Friday, December 4, 2015

the last book I ever read (Sarah Vowell's Lafayette in the Somewhat United States, excerpt seven)

from Lafayette in the Somewhat United States by Sarah Vowell:

D’Estaing’s timidity could be explained by simple lack of experience, especially when he was compared with Black Dick Howe, the human sea shanty he was up against. The older brother of the recently departed commander in chief General Sir William, Admiral Lord Richard Howe joined the Royal Navy at thirteen. Andrew O’Shaughnessy writes in The Men Who Lost America, “Howe pioneered the naval code of practice for amphibious warfare, in which the navy transported and gave logistical support to the army in beachhead landings.” Theory and practice—Howe was the whole package. Despite the superior size and firepower of the French fleet, d’Estaing would have been insane not to dread him.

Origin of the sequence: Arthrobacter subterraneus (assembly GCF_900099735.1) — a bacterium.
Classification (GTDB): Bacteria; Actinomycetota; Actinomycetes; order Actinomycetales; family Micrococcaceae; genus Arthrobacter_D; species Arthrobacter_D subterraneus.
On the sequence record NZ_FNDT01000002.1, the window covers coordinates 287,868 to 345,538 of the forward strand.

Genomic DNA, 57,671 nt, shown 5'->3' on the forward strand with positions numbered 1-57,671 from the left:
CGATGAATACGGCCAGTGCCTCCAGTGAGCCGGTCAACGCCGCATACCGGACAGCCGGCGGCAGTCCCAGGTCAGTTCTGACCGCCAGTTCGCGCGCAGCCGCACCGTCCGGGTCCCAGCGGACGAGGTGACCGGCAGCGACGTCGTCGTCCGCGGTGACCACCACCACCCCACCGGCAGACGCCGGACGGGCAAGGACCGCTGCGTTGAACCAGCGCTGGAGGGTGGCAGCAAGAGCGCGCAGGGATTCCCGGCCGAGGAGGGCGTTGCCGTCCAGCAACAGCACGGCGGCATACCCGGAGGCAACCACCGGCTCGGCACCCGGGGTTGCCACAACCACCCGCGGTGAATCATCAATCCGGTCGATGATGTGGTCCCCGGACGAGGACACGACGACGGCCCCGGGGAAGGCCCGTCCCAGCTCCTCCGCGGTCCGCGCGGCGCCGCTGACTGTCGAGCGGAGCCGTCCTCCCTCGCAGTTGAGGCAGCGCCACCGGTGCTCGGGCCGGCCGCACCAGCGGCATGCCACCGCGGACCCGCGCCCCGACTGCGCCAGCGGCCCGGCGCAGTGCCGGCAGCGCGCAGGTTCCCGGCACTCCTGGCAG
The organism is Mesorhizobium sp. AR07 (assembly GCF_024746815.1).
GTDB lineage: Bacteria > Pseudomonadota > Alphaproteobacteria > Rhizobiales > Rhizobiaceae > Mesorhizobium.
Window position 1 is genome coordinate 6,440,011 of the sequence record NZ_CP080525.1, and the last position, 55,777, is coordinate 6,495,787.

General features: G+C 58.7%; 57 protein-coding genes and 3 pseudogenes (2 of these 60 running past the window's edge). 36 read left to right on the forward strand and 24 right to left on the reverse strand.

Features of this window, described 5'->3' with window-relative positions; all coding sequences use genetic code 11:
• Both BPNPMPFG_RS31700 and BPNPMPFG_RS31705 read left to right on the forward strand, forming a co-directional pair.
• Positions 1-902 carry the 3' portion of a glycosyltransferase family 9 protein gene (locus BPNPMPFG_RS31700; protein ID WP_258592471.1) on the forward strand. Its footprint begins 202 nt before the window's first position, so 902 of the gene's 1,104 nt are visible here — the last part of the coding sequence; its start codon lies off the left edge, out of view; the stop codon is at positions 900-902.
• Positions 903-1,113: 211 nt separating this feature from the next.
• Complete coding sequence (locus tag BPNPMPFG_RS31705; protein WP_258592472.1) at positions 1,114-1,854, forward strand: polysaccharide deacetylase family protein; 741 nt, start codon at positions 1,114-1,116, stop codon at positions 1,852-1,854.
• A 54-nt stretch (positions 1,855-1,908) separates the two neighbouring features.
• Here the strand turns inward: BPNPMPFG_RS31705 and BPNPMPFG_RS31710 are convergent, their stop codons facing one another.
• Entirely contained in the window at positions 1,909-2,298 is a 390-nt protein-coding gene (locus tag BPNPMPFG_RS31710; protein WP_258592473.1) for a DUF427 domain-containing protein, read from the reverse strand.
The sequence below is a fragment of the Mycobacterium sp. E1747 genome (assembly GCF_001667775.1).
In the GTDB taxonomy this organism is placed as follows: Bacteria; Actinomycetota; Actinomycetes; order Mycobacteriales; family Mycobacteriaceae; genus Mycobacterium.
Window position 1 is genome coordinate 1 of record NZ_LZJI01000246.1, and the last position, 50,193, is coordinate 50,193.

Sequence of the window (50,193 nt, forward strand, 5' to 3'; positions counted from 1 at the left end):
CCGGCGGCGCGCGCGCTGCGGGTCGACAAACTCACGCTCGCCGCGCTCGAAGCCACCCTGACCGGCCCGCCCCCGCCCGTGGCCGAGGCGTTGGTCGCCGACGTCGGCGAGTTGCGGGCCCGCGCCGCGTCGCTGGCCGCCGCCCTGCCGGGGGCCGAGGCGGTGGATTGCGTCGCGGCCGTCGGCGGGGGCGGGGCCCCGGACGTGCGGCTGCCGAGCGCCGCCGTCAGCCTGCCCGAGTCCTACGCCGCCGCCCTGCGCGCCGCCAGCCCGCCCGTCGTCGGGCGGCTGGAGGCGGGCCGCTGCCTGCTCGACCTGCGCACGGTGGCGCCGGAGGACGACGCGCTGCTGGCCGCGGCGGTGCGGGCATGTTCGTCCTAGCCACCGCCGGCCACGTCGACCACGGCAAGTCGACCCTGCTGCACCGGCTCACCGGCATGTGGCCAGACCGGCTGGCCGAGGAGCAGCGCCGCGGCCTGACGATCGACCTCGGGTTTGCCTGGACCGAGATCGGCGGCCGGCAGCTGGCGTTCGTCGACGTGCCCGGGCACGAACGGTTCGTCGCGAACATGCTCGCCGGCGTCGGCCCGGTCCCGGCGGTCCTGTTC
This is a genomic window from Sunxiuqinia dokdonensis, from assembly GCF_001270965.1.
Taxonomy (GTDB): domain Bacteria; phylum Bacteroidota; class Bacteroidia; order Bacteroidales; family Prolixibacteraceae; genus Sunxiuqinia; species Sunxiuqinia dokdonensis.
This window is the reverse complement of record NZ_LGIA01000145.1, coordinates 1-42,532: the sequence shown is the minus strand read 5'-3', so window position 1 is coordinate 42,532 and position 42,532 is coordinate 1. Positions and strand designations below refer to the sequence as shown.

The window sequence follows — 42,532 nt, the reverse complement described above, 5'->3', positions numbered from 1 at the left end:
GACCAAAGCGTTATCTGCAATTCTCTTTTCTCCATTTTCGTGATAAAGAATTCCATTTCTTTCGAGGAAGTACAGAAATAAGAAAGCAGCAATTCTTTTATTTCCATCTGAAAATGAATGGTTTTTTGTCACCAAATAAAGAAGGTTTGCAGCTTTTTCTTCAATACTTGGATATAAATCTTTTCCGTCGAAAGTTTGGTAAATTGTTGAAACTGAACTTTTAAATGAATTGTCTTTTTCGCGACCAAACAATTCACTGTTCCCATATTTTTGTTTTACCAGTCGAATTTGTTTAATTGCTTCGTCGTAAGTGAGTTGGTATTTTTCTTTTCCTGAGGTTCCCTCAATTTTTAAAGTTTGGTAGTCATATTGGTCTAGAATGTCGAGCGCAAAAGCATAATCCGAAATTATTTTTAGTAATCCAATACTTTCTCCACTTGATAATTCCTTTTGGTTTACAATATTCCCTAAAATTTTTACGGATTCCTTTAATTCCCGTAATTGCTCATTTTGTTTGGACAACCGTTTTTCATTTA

D’Estaing hailed from Lafayette’s birthplace, Auvergne—a landlocked province that did not scream maritime potential. The presence of his fellow Auvergnat seemed to amplify Lafayette’s homesickness, perhaps reminding him of Britain’s role in his fatherless boyhood at Chavaniac. He egged on d’Estaing: “May you defeat them, sink them to the bottom, lay them as low as they have been insolent; may you begin the great work of their destruction by which we shall trample upon their nation; may you prove to them at their expense what a Frenchman, and a Frenchman from Auvergne, can do.”

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